Legitimizing the reach of the government into families and lineages (the battle against cousin marriage) endows society with unprecedented powers of intervention and regulation into the personal lives of individuals in the name of public health.
In 1995, the famous Eugenics Law was passed, making prenatal screening mandatory and “encouraging” the unfit not to reproduce nationwide. Many provinces have their own, much stricter laws. Support for these programs reaches into the highest levels of government. Party officials who are eugenicists have centered around former Premier Li Peng (quoted as saying “Idiots breed idiots”), an outspoken advocate of good breeding. He has close ties to former Minister of Public Health Chen Minzhang, the man who introduced the Eugenics Law. In 1996 the government is alleged to have moved towards a policy of encouraging the more fit to breed. Officials are aware that this is unpopular with the “international community” (i.e., white elitist do-gooders) and not many details are available. Numbers on how many people have been sterilized are hard to come by.
Especially encouraging is the overwhelming support that these policies have among the mid-level elites. The journal Population and Eugenics ran an article called “The Population Policy in Singapore” that advocated that the Chinese follow Singapore in encouraging the higher classes to have more children. A different eugenics journal warned about the “bitter wine fermented by opposing eugenics” by showing two deformed lovers and their even more hideous offspring.
Improving the gene pool isn’t all that the Chinese government is doing to ensure more healthy births. Steps are taken to make sure that pregnant women have their medical needs met. At the level of consumer culture, claims are made that reading to a child in the womb or having the fetus listen to classical music can improve its intelligence. Similar ideas also exists in the West. People can’t do anything about their genes, so it makes sense that a market exists to improve the quality of children by environmental interventions. Like in pre-modern times, women’s thoughts and emotions are thought to determine the health of the child. Pregnant women are encouraged to read intellectually stimulating books and listen to classical music while avoiding romance novels and pop songs.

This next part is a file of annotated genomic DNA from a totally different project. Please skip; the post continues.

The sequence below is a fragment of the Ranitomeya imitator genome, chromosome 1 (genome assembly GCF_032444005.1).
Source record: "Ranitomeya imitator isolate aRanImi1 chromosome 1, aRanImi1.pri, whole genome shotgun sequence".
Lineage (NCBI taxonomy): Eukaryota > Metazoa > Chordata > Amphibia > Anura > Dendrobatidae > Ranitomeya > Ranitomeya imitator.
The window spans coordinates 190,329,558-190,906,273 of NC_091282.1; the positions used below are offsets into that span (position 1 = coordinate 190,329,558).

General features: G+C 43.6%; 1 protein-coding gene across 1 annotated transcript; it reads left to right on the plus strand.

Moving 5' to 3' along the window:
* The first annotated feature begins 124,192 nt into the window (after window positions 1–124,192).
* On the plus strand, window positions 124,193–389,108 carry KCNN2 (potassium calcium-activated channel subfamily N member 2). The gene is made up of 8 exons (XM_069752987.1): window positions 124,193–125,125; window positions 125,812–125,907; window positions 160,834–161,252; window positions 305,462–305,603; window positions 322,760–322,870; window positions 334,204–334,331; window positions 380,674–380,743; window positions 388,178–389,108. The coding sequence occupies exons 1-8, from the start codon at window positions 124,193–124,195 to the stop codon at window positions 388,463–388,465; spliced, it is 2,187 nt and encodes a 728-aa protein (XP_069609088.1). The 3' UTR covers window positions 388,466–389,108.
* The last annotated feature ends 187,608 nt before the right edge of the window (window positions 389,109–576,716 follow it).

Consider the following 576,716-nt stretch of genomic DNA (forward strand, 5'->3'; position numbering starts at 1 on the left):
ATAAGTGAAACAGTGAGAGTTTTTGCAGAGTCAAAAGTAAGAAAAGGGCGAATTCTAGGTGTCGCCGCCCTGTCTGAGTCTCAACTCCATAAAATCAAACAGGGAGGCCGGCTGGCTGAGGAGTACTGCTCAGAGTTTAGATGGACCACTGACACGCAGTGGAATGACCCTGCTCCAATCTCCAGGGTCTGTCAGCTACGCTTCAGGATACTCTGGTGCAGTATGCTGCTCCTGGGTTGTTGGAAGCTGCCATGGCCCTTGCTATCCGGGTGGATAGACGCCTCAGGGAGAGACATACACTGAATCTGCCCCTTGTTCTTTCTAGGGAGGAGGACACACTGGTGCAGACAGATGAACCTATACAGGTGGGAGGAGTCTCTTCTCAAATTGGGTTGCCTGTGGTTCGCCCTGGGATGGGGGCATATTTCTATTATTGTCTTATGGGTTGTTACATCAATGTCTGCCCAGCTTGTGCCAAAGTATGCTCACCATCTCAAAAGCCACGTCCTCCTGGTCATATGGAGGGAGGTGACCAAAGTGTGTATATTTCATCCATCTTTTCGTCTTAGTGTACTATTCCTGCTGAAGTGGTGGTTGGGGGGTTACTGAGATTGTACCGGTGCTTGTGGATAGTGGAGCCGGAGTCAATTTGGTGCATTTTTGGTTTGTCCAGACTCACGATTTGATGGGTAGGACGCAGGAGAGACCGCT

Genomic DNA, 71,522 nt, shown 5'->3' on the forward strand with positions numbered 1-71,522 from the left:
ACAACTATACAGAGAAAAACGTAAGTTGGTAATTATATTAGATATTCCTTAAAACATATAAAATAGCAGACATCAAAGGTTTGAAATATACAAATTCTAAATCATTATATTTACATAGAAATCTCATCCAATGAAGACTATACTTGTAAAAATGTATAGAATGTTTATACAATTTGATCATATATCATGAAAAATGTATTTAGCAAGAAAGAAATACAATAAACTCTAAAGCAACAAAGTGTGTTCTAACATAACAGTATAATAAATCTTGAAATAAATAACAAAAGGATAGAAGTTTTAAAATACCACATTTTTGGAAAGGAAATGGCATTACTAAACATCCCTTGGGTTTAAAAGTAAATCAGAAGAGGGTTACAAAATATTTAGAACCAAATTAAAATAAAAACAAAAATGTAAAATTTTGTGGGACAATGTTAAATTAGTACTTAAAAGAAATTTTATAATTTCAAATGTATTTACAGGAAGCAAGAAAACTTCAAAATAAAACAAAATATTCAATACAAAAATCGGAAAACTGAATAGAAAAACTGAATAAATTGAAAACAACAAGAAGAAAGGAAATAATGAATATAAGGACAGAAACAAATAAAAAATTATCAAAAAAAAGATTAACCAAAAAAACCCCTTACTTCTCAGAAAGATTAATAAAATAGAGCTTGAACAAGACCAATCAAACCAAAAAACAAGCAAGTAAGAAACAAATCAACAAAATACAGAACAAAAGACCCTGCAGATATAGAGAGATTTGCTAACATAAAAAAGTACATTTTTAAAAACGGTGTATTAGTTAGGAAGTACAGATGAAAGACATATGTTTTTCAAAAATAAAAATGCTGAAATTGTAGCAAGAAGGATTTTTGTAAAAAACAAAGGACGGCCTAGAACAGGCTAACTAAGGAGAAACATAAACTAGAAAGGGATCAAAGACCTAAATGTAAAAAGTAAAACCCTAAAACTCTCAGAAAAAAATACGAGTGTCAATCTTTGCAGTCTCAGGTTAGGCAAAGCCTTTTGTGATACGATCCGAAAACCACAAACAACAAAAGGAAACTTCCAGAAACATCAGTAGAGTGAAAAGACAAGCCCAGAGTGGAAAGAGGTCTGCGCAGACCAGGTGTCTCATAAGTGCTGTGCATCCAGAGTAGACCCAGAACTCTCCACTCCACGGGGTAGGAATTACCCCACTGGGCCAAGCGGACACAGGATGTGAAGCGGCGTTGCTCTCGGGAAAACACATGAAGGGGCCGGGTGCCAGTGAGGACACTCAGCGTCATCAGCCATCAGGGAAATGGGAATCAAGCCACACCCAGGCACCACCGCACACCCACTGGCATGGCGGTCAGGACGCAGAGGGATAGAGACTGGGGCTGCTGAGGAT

The concept of race doesn’t get much attention in China, but one author does claim that the twentieth century will see a competition between “whites” and “yellows” for world domination, with the winner being partly determined by who masters genetic engineering technology (Richard Lynn’s theory).
The idea that the collective is more important than the individual extends to other related areas of health. Mercy killing for sick newborns are “rarely seen to pose any particular ethical problem.” A biologist belonging to the Chinese Academy of Social Science points to the cost of caring for severely handicapped infants and the pain that they cause their families.
While there’s no equivalent to the Western idea of life being sacred from the moment of conception, extreme medical experiments are frowned upon. For example, it is claimed that during the Cultural Revolution a chimp was impregnated with human sperm in an attempt to create a new race for military use. The ape died three months after the start of her pregnancy. No mention is made of whether research was done on the fetus. There’s a story of the Soviets having conducted similar experiments without success.
At the end of the book the Dikötter deals with the ethical issues of eugenics and gives his own opinion on the feasibility of such programs. I wish he would’ve left this out. Up until this point he came across as a neutral researcher. Then, he starts to claim that eugenics may not work because traits like intelligence and most diseases are polygenic (determined by more than one gene). Of course that’s true, but if no traits determined by more than one gene could be selected for, then animal domestication couldn’t work. Nobody claims that intelligence in dogs is determined by a single gene, but different breeds differ and can be made smarter or stupider. He also worries about eugenics colluding with patriarchy. Hearing a man come from the race that is going extinct due to women’s liberation worrying about male dominance is laughable. “Better extinct than politically incorrect” is the rallying cry of the modern liberal.
A World Without Liberalism
A high IQ population, in which the best minds aren’t systematically destroyed by egalitarian evil, does exist out there. That should give us hope. And if there’s a silver lining to the decline of the West, it’s that our governments won’t be able to feminize the one billion Chinese the way they did the Germans and Japanese (putting them on the road to oblivion) and are seeking to do to the Muslims and Russians.
For more information on Chinese eugenics, see my review of Richard Lynn’s Eugenics.
From HBD Books, July 24, 2009